Love and art are both rooted in human sexual instinct

“Life is too short to have time for both love and art.”

“I don’t need love. I don’t have time for love. It’s a weakness of human nature…I only know lust. It’s normal and healthy.

Anyone who has experienced unrequited love and has inevitably tasted its bitter fruits will probably feel that “love is a disease” is really a wise saying. Isn’t it right? It’s so intoxicated, so obsessed, that it’s too painful until it reaches it, and it’s boring when it reaches it. However, when this sentence comes out of the patient’s mouth, it means something different from that from the doctor’s mouth.

Somerset Maugham used the eyes of a doctor to diagnose love, the most blind and insane behavior of mankind. Can the doctor not get sick? Maybe he nearly died from the disease in his early years, I don’t know. All I know is that in all his novels I have read, they show us this disease on the human body without revealing anything, and show us the catalyst for the disease of love – those beautiful, charming, Flattering women – anatomy for us.

Both love and art are rooted in human sexual instinct.

Somerset Maugham himself said: “I think art is also an expression of sexual instinct. A beautiful woman, the bay of Naples under the golden moon, or Titian’s famous painting “The Crypt” evokes the same feeling in people’s hearts .”

“Originally from the same root, why is it too urgent to fry each other?” Since love and art come from the same source, why does Strickland regard them as incompatible, and insist on destroying love and expanding art? Maugham explained: “It’s quite possible that Strickland hates expressing his feelings through sex (which is quite normal) because he feels it is rude compared to the self-gratification through artistic creation.” , isn’t the sex act that erases the color of love more brutish?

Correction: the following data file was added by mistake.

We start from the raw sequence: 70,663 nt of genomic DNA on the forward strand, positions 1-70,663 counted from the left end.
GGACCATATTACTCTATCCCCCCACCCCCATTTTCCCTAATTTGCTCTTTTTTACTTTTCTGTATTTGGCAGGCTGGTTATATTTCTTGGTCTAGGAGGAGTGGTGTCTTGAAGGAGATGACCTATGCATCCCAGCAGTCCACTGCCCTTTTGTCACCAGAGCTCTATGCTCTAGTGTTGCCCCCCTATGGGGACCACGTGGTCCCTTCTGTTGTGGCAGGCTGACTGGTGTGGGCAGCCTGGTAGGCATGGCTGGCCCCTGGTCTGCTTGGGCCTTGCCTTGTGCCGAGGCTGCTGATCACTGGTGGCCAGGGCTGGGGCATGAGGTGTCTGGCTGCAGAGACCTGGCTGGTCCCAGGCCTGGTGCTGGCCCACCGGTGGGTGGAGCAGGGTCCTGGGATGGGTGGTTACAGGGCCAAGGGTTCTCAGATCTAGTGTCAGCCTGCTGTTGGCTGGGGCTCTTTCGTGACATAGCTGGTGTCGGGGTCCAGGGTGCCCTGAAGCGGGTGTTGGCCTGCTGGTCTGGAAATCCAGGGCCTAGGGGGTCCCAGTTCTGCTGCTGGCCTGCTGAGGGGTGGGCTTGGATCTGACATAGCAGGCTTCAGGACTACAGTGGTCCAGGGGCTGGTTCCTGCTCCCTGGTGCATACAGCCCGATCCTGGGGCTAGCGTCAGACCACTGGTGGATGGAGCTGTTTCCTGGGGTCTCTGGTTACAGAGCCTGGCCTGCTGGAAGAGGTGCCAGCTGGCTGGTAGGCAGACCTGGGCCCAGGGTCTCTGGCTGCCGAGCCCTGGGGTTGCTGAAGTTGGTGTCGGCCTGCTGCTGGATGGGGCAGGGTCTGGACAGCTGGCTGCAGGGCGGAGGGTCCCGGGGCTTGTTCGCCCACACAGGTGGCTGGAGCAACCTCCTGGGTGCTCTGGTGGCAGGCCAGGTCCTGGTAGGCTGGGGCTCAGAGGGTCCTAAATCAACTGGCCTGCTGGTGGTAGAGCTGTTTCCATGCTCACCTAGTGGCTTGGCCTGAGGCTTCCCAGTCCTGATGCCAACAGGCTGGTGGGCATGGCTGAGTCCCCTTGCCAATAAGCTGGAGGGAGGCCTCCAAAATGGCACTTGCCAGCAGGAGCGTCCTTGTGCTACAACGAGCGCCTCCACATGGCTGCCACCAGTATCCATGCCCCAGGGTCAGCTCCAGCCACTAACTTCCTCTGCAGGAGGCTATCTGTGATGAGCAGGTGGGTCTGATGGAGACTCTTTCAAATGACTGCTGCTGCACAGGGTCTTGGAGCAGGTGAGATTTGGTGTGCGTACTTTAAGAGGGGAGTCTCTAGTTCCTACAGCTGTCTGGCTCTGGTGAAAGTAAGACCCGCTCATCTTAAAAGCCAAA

If sexuality is animal and art is divinity, then love happens to be in between, it is a mixture of animal and divinity—humanity. In order to make the distinction between the bestial and the divine, Strickland severed the tie that connected the two.

Maybe Strickland has a point. Love, as a mixture of bestiality and divinity, is inherently tragic. Animal nature drives man to seek the satisfaction of carnal desires, divinity drives man to search for flawless and holy beauty, and love tries to unite the two in one specific opposite sex. How unreliable is this unity.

Because of the animal nature contained in itself, love must arouse a crazy possessiveness, which takes a finite object as an end in itself. Because of the divinity contained in itself, love tries to achieve infinite beauty-perfection in this finite object.

How many hallucinations and delusions have been caused by this inner contradiction contained in love, and how many tragedies of abandonment and abandonment have been directed in real life. Strickland, then, may be right when he sees women not as ends in themselves, but only as means.

Love requires a person to take the object of the opposite sex he loves as an end in itself, otherwise it is not called love. Strickland sees women as tools of lust on the one hand and tools of art on the other (“Her body is so beautiful that I need to paint a nude. When I’m done painting, I don’t have any interest in her anymore”), but I don’t treat her as an end – I don’t treat her as an object of love.

In short, according to Strickland, the nature of genius cannot have such a weakness as love, and women are at best a sacrifice on the sacred altar of genius. Women are mud ponds for geniuses to roll in when lustful, throwing off their bodies, and thus become surprisingly clean, inviting to swim freely and easily over the nine heavens to touch beautiful entit.

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